Russia—once Mongolia’s principal ally—now faces stiff competition in its the landlocked country.
English is gradually replacing Russian as the most common foreign language spoken in Mongolia, as Western corporations control increasingly large segments of the Mongolian mining industry. The mineral sector is the most essential part of the Mongolian economy. The former Soviet satellite state has approximately ten percent world’s known coal reserves.
Two companies dominate the Mongolian mining industry—Oyu Tolgoi and Tavan Tolgoi. Oyu Tolgoi, two-thirds of which is owned by Canadian and British-Australian firms, is the dominant player in the Mongolian mining sector. Despite its poor environmental record, the Canadian mining giant Rio Tinto is increasingly influential within Mongolia. Following a 2013 disagreement between the company and the Mongolian government, Ulaanbaatar was forced to fire Tserenbat Sedvachig, the executive director of Erdenes Oyu Tolgoi, the state-owned company that controls the remaining third of Oyu Tolgoi.
The second major corporation in the Mongolian mining industry is the state-owned Tavan Tolgoi. Mongolian lawmakers recently approved a plan to sell up to thirty percent of the Tavan Tolgoi coal mine, with the government officials expressing their hopes that Rio Tinto will have to maintain a level of “working cooperation” with the Mongolian mining giant.
Mining accounts for approximately one-third of Mongolia’s GDP. Mineral commodities comprise a little over eighty-nine percent of the country’s total exports. Although Western corporations like Rio Tinto maintain a strong level of influence over the country’s economy, China imports the majority of Mongolian exports. In contrast, Russia’s involvement in the Mongolian economy plummeted in the aftermath of the Soviet Union’s collapse.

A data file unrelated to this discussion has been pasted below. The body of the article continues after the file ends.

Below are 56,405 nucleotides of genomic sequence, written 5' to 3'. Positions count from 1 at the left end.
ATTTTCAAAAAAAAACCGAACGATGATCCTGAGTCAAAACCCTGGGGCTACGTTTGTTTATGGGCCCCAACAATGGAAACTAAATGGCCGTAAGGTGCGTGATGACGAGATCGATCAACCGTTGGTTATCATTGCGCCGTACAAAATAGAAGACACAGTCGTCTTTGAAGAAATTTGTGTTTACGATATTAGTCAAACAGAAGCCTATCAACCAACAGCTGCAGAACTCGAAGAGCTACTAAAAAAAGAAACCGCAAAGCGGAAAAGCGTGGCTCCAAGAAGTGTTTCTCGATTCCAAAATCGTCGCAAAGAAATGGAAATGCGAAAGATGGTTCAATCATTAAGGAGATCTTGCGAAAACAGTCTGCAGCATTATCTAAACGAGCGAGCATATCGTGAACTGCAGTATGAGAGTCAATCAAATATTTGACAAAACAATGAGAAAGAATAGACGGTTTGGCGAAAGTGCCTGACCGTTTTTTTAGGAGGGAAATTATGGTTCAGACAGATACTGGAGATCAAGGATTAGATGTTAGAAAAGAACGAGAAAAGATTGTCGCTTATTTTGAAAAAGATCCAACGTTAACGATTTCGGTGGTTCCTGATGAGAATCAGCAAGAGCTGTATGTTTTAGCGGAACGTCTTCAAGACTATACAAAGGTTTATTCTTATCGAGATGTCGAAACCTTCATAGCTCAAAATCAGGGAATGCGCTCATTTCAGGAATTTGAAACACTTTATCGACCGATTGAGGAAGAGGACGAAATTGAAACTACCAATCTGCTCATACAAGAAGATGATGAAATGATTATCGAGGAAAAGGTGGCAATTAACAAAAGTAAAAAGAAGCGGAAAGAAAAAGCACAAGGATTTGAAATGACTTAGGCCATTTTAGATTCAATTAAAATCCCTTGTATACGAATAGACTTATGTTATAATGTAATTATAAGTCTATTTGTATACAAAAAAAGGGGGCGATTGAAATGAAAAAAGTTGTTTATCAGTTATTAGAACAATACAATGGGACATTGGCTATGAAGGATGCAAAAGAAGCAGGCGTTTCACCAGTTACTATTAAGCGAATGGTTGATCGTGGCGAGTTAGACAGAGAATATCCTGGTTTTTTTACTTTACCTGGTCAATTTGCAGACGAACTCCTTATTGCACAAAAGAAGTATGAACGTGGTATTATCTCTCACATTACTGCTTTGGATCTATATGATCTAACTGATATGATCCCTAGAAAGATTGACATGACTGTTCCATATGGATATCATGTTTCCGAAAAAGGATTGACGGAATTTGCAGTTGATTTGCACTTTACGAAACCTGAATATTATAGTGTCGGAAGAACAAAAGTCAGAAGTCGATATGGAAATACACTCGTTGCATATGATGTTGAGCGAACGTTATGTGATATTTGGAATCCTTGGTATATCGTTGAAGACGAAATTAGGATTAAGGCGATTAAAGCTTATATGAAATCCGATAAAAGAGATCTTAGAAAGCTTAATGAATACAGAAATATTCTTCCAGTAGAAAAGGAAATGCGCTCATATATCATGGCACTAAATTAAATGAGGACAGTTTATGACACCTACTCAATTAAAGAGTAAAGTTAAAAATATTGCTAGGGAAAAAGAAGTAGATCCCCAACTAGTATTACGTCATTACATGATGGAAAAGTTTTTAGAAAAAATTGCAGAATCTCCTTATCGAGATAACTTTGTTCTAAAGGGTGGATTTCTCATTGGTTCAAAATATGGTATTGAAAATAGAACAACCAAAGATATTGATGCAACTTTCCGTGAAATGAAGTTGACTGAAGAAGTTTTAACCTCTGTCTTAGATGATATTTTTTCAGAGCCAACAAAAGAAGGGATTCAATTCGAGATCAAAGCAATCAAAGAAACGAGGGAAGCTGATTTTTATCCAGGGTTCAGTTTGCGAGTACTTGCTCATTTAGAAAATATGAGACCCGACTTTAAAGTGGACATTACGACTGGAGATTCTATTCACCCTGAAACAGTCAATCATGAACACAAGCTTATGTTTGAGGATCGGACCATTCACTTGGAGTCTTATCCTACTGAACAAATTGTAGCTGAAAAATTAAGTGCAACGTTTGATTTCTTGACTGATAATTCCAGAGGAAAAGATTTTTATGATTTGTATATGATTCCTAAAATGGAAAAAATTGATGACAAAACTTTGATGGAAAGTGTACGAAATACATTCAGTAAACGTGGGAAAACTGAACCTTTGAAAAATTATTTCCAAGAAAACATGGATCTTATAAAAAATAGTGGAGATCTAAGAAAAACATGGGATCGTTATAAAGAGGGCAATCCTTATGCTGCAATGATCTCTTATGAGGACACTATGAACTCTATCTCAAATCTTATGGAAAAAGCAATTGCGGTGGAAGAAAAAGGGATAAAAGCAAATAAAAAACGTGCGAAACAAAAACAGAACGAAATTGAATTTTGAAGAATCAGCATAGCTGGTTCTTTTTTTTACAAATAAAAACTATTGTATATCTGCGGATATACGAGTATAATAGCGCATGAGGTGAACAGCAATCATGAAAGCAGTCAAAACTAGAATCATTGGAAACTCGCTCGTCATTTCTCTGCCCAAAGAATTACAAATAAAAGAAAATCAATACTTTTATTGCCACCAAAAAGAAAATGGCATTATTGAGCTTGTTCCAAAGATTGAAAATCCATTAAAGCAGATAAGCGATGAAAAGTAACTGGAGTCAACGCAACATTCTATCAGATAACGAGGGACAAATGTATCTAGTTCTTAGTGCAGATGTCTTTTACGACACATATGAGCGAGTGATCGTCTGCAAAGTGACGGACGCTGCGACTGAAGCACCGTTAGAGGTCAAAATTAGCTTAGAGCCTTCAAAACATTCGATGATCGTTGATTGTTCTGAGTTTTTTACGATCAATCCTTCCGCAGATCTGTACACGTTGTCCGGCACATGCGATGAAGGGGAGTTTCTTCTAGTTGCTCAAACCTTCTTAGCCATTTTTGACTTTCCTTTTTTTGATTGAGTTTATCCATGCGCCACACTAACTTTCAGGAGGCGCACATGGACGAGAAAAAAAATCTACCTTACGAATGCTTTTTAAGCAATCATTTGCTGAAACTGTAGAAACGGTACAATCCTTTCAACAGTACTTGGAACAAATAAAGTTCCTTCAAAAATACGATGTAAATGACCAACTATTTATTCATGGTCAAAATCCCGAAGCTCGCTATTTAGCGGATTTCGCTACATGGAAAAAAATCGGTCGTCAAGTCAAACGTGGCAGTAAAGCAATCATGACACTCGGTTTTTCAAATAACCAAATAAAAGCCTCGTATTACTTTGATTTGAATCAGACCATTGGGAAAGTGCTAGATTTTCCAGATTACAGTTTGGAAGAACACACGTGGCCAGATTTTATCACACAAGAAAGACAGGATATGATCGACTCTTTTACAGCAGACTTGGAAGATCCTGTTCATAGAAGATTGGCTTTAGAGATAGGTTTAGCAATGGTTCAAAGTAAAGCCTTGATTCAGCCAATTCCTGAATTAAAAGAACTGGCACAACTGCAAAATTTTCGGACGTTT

By the 1990s, Mongolian trade with Russia declined by around eighty percent, as China’s diplomatic relationship with and economic influence over Mongolia increased. In recent years, however, Russia has sought to rebuild its ties with Mongolia to enhance its standing as a regional power. The Russian government wrote off ninety-eight percent of Mongolia’s state debt, and an agreement was signed to build an oil pipeline from Russia to China through Mongolia.
The Mongolian public retains a certain amount of nostalgia for Russia, and a recent flight of Western investment has reinforced such sentiments. During the Soviet era, Mongolia was considered the USSR’s unofficial 16th republic, with most people in the country being able to speak and understand Russian.
Today, the Russian language is far less popular with Mongolians, especially among the youth. Furthermore, even though the Cyrillic alphabet is the country’s official alphabet, young Mongolians increasingly use the Latin alphabet on their phones and social media. Nearly half of all comments made by young Mongolian Facebook users are written in the Latin alphabet, with the remaining portion being in Cyrillic. Going forward, Ulaanbaatar may make an effort to standardize the use of the Latin alphabet, which has been the trend in many former Soviet republics or Soviet aligned-states that used the Cyrillic script in an official capacity.
Russia is not only losing economic influence in Mongolia, but it is also losing cultural influence. English has replaced Russian as the most common foreign language used by many young Mongolians. This adoption is fueled by both migration and the desire to integrate further into the global economy. Even though a significant number of Mongolian schools and universities continue to teach Russian to their students, the presence of Russian culture in the country will continue to decline.